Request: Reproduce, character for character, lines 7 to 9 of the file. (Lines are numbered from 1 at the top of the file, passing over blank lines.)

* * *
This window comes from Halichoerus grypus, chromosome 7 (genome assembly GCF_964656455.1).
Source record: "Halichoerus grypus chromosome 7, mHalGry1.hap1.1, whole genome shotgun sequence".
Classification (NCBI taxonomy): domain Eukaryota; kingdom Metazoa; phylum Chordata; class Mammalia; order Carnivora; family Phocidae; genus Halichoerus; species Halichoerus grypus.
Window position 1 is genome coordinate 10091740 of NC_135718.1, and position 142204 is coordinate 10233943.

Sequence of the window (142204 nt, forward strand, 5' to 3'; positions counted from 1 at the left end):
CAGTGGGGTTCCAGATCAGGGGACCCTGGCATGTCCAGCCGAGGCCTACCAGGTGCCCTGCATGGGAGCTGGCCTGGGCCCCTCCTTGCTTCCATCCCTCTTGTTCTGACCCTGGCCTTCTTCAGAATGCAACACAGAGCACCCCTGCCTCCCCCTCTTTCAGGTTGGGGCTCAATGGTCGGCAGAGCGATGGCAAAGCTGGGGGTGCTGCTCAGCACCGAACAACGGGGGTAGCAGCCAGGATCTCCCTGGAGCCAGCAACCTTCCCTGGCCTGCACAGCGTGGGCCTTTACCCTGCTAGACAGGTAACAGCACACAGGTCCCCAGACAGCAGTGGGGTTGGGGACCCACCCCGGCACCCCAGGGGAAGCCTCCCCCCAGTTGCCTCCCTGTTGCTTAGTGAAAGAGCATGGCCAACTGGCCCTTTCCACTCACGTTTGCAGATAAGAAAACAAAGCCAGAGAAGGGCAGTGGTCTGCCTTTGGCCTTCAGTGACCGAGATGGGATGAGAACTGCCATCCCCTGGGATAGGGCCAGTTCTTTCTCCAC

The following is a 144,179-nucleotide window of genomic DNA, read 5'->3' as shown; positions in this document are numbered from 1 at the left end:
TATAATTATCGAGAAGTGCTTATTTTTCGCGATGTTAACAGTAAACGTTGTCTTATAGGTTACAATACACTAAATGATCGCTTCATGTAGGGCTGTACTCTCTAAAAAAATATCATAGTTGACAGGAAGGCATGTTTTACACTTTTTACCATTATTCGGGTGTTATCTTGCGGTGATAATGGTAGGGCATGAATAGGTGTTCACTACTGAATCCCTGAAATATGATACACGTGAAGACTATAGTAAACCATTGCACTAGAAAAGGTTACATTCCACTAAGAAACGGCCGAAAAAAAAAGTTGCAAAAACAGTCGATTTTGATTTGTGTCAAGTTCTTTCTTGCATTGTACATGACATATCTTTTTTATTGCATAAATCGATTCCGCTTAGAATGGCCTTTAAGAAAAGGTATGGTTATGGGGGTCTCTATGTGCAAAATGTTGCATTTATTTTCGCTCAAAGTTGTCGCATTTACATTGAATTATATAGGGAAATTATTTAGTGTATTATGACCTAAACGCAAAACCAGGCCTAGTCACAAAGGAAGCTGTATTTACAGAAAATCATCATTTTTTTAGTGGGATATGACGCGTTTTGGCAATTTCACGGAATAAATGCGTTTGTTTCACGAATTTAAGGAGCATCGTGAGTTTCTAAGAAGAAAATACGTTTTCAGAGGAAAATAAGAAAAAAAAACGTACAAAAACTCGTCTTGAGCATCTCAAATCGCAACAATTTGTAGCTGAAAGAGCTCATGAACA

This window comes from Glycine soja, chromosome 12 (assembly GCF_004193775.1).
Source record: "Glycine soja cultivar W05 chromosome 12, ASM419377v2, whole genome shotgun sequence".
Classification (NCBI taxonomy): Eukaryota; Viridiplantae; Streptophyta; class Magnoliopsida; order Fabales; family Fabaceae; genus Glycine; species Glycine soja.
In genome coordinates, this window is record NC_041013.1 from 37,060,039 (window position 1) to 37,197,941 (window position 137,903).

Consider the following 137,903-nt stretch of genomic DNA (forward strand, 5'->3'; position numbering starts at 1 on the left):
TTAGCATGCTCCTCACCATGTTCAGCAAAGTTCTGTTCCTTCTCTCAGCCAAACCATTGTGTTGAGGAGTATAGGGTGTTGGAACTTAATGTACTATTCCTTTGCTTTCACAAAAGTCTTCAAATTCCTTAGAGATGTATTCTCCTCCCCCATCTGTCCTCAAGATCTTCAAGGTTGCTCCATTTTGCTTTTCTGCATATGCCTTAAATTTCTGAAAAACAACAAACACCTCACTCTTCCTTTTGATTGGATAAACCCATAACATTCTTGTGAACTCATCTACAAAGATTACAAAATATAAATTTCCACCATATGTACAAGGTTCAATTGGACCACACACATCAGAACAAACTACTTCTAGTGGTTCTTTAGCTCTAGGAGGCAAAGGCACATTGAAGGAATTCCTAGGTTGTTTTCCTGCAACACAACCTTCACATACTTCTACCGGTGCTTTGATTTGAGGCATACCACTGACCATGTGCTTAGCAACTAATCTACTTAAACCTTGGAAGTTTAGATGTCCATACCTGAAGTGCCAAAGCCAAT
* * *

The following is a 144,179-nucleotide window of genomic DNA, read 5'->3' as shown; positions in this document are numbered from 1 at the left end:
TATAATTATCGAGAAGTGCTTATTTTTCGCGATGTTAACAGTAAACGTTGTCTTATAGGTTACAATACACTAAATGATCGCTTCATGTAGGGCTGTACTCTCTAAAAAAATATCATAGTTGACAGGAAGGCATGTTTTACACTTTTTACCATTATTCGGGTGTTATCTTGCGGTGATAATGGTAGGGCATGAATAGGTGTTCACTACTGAATCCCTGAAATATGATACACGTGAAGACTATAGTAAACCATTGCACTAGAAAAGGTTACATTCCACTAAGAAACGGCCGAAAAAAAAAGTTGCAAAAACAGTCGATTTTGATTTGTGTCAAGTTCTTTCTTGCATTGTACATGACATATCTTTTTTATTGCATAAATCGATTCCGCTTAGAATGGCCTTTAAGAAAAGGTATGGTTATGGGGGTCTCTATGTGCAAAATGTTGCATTTATTTTCGCTCAAAGTTGTCGCATTTACATTGAATTATATAGGGAAATTATTTAGTGTATTATGACCTAAACGCAAAACCAGGCCTAGTCACAAAGGAAGCTGTATTTACAGAAAATCATCATTTTTTTAGTGGGATATGACGCGTTTTGGCAATTTCACGGAATAAATGCGTTTGTTTCACGAATTTAAGGAGCATCGTGAGTTTCTAAGAAGAAAATACGTTTTCAGAGGAAAATAAGAAAAAAAAACGTACAAAAACTCGTCTTGAGCATCTCAAATCGCAACAATTTGTAGCTGAAAGAGCTCATGAACA

This window comes from Glycine soja, chromosome 12 (assembly GCF_004193775.1).